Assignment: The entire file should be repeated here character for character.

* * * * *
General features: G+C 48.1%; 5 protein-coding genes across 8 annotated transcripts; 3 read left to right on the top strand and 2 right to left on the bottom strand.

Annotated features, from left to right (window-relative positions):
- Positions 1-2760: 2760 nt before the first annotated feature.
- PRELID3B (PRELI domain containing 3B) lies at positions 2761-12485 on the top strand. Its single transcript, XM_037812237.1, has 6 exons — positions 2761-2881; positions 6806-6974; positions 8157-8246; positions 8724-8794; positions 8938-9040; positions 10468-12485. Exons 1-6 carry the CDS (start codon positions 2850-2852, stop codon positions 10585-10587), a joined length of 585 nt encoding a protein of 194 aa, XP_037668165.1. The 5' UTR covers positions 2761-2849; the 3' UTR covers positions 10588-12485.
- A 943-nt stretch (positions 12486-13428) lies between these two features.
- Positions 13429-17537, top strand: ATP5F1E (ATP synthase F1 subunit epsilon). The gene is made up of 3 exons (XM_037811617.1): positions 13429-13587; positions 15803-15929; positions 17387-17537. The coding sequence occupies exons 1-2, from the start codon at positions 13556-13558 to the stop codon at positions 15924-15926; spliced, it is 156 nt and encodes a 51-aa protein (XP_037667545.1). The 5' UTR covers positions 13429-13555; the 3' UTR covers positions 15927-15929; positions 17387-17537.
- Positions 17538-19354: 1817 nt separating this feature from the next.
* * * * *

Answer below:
General features: G+C 48.1%; 5 protein-coding genes across 8 annotated transcripts; 3 read left to right on the top strand and 2 right to left on the bottom strand.

Annotated features, from left to right (window-relative positions):
- Positions 1-2760: 2760 nt before the first annotated feature.
- PRELID3B (PRELI domain containing 3B) lies at positions 2761-12485 on the top strand. Its single transcript, XM_037812237.1, has 6 exons — positions 2761-2881; positions 6806-6974; positions 8157-8246; positions 8724-8794; positions 8938-9040; positions 10468-12485. Exons 1-6 carry the CDS (start codon positions 2850-2852, stop codon positions 10585-10587), a joined length of 585 nt encoding a protein of 194 aa, XP_037668165.1. The 5' UTR covers positions 2761-2849; the 3' UTR covers positions 10588-12485.
- A 943-nt stretch (positions 12486-13428) lies between these two features.
- Positions 13429-17537, top strand: ATP5F1E (ATP synthase F1 subunit epsilon). The gene is made up of 3 exons (XM_037811617.1): positions 13429-13587; positions 15803-15929; positions 17387-17537. The coding sequence occupies exons 1-2, from the start codon at positions 13556-13558 to the stop codon at positions 15924-15926; spliced, it is 156 nt and encodes a 51-aa protein (XP_037667545.1). The 5' UTR covers positions 13429-13555; the 3' UTR covers positions 15927-15929; positions 17387-17537.
- Positions 17538-19354: 1817 nt separating this feature from the next.